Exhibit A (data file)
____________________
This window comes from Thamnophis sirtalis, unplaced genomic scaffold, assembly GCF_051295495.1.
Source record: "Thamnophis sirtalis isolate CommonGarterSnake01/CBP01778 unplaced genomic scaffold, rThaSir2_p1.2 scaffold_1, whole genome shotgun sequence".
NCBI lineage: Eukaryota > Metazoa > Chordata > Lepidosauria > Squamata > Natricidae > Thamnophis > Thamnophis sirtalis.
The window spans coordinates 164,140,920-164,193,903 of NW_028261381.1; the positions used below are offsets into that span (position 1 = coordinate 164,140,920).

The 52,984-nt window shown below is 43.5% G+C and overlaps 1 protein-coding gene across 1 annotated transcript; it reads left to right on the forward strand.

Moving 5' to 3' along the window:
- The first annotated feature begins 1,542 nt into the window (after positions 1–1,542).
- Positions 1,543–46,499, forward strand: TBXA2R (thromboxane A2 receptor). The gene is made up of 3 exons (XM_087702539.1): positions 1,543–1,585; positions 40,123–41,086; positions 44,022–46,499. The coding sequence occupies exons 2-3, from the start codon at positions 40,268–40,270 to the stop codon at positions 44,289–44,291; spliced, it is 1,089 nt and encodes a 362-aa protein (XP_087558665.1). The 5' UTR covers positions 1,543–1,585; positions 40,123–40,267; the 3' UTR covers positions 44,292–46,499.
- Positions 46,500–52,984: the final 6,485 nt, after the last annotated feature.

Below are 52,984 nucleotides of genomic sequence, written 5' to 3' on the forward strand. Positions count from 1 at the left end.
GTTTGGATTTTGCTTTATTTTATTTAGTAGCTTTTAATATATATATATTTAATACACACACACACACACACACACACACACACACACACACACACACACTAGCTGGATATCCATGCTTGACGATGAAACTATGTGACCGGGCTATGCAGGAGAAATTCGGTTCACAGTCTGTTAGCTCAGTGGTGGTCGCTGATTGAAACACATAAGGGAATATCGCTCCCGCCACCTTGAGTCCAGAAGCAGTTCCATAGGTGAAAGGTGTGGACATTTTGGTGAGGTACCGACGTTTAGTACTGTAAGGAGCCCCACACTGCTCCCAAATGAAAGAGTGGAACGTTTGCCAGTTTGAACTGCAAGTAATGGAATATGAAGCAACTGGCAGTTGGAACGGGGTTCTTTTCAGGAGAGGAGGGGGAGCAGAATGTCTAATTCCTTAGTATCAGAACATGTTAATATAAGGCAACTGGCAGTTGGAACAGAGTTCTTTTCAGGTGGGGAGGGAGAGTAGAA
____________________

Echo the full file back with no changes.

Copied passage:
This window comes from Thamnophis sirtalis, unplaced genomic scaffold, assembly GCF_051295495.1.
Source record: "Thamnophis sirtalis isolate CommonGarterSnake01/CBP01778 unplaced genomic scaffold, rThaSir2_p1.2 scaffold_1, whole genome shotgun sequence".
NCBI lineage: Eukaryota > Metazoa > Chordata > Lepidosauria > Squamata > Natricidae > Thamnophis > Thamnophis sirtalis.
The window spans coordinates 164,140,920-164,193,903 of NW_028261381.1; the positions used below are offsets into that span (position 1 = coordinate 164,140,920).

The 52,984-nt window shown below is 43.5% G+C and overlaps 1 protein-coding gene across 1 annotated transcript; it reads left to right on the forward strand.

Moving 5' to 3' along the window:
- The first annotated feature begins 1,542 nt into the window (after positions 1–1,542).
- Positions 1,543–46,499, forward strand: TBXA2R (thromboxane A2 receptor). The gene is made up of 3 exons (XM_087702539.1): positions 1,543–1,585; positions 40,123–41,086; positions 44,022–46,499. The coding sequence occupies exons 2-3, from the start codon at positions 40,268–40,270 to the stop codon at positions 44,289–44,291; spliced, it is 1,089 nt and encodes a 362-aa protein (XP_087558665.1). The 5' UTR covers positions 1,543–1,585; positions 40,123–40,267; the 3' UTR covers positions 44,292–46,499.
- Positions 46,500–52,984: the final 6,485 nt, after the last annotated feature.

Below are 52,984 nucleotides of genomic sequence, written 5' to 3' on the forward strand. Positions count from 1 at the left end.
GTTTGGATTTTGCTTTATTTTATTTAGTAGCTTTTAATATATATATATTTAATACACACACACACACACACACACACACACACACACACACACACACACTAGCTGGATATCCATGCTTGACGATGAAACTATGTGACCGGGCTATGCAGGAGAAATTCGGTTCACAGTCTGTTAGCTCAGTGGTGGTCGCTGATTGAAACACATAAGGGAATATCGCTCCCGCCACCTTGAGTCCAGAAGCAGTTCCATAGGTGAAAGGTGTGGACATTTTGGTGAGGTACCGACGTTTAGTACTGTAAGGAGCCCCACACTGCTCCCAAATGAAAGAGTGGAACGTTTGCCAGTTTGAACTGCAAGTAATGGAATATGAAGCAACTGGCAGTTGGAACGGGGTTCTTTTCAGGAGAGGAGGGGGAGCAGAATGTCTAATTCCTTAGTATCAGAACATGTTAATATAAGGCAACTGGCAGTTGGAACAGAGTTCTTTTCAGGTGGGGAGGGAGAGTAGAA